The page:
TVA supports bottom ash dewatering facility at Kingston

The Tennessee Valley Authority (TVA) said April 6 that it plans to add a bottom ash dewatering facility at the Kingston power plant in Tennessee, which was the site of a major coal ash spill in December 2008.

The decision to build a facility is the result of an Environmental Assessment (EA) by TVA that looked at the potential environmental impacts of three alternatives – a no action alternative, which would continue the wet storage of bottom ash in ponds, and two construction options, including the dewatering facility.

A Finding of No Significant Impact was issued on the decision March 23. Under the preferred alternative, TVA plans to construct and operate a dewatering facility which will remove moisture from bottom ash before it is stored in an onsite, dry landfill.

Bottom ash is particles of ash, left from the burning of coal, that are too large to be captured airborne, and are instead collected at the bottom of the steam furnace.

 Fly ash and gypsum are already stored dry onsite at Kingston. The project supports TVA’s plan to discontinue wet storage of coal combustion residuals and move towards dry storage throughout TVA’s coal fleet.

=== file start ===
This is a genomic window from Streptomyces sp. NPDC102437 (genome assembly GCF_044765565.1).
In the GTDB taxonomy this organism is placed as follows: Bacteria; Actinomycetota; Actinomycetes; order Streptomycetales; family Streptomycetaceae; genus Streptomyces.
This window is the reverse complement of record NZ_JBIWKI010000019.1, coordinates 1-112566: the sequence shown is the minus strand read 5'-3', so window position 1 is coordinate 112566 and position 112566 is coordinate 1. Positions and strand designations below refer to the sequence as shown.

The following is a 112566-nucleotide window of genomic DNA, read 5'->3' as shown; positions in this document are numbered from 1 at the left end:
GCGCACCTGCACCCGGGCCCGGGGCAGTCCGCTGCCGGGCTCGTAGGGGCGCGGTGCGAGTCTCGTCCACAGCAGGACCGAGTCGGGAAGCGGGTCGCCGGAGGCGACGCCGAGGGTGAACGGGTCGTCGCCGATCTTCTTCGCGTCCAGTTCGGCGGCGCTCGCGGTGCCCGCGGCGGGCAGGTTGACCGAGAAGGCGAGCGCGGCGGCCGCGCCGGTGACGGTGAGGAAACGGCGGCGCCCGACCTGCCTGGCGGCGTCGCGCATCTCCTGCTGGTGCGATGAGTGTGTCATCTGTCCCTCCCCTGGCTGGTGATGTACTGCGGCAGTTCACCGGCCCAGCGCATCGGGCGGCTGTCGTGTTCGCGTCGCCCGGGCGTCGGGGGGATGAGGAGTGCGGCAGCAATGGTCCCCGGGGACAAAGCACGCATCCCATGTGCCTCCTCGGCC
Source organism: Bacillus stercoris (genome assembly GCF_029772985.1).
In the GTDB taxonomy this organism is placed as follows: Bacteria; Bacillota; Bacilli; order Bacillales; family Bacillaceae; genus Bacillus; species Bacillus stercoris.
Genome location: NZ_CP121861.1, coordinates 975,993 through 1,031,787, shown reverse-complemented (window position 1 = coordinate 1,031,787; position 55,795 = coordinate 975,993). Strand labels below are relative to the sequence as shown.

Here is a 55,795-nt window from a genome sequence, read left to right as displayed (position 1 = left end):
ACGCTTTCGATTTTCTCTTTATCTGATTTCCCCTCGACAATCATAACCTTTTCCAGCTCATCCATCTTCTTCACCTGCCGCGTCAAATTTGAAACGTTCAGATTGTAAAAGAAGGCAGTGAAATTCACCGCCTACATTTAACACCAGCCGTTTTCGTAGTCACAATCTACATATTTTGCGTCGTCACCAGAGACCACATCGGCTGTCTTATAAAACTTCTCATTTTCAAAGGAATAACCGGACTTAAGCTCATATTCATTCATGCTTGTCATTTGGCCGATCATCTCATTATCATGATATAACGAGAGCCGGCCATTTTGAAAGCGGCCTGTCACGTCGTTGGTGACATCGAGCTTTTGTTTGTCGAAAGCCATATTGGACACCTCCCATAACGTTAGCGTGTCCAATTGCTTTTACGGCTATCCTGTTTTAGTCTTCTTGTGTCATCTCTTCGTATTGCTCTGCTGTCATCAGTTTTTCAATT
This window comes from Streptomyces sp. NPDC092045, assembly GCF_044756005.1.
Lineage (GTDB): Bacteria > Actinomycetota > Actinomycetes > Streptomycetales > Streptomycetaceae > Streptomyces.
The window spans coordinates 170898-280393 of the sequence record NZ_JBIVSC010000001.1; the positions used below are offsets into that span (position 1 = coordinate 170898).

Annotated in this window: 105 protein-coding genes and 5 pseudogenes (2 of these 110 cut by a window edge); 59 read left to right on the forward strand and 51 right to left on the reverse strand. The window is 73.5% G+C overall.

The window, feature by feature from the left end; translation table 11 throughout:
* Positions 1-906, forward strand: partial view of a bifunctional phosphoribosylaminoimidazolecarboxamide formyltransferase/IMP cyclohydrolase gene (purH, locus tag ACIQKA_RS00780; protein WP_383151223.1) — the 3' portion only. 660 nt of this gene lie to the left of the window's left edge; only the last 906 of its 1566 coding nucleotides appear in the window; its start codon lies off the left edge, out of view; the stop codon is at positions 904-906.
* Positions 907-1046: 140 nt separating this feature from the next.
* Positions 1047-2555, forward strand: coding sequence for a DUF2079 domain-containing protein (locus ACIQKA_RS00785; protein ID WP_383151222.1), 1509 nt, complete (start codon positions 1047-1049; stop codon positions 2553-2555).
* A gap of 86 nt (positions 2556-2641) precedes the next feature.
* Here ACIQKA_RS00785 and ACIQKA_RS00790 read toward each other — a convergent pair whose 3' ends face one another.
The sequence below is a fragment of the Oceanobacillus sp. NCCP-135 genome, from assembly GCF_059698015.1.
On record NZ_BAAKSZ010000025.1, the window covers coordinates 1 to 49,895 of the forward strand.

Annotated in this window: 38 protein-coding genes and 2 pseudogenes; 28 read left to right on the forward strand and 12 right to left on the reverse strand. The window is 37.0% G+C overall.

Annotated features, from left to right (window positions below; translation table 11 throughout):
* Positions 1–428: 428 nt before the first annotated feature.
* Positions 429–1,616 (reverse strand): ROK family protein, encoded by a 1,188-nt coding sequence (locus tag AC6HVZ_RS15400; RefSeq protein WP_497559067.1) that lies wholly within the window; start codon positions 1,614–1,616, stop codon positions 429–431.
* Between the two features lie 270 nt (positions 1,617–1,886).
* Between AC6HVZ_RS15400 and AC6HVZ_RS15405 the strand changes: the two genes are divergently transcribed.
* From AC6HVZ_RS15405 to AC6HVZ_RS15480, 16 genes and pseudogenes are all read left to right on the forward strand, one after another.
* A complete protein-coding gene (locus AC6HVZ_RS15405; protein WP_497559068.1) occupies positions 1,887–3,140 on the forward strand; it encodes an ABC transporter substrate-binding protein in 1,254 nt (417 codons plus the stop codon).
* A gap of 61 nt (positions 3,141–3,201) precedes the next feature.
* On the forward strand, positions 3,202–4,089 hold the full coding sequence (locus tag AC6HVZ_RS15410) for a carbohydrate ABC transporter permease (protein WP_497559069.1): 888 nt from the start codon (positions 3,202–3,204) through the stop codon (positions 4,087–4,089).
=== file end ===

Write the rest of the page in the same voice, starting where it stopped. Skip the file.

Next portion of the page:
“Based on the findings in the EA, TVA concludes that implementing C — Construction/Operation of a Dewatering Facility with a Recirculation Ash Sluice Stream would not be a major federal action significantly affecting the environment,” according to the TVA finding. “Accordingly, an environmental impact statement is not required.”

The Kingston Fossil Plant is a 1.7 GW, coal-burning power plant with nine generating units located in Roane County, Tenn., on the shore of Watts Bar Lake.

About Wayne Barber 4201 Articles
Wayne Barber, Chief Analyst for the GenerationHub, has been covering power generation, energy and natural resources issues at national publications for more than 20 years. Prior to joining PennWell he was editor of Generation Markets Week at SNL Financial for nine years. He has also worked as a business journalist at both McGraw-Hill and Financial Times Energy. Wayne also worked as a newspaper reporter for several years. During his career has visited nuclear reactors and coal mines as well as coal and natural gas power plants. Wayne can be reached at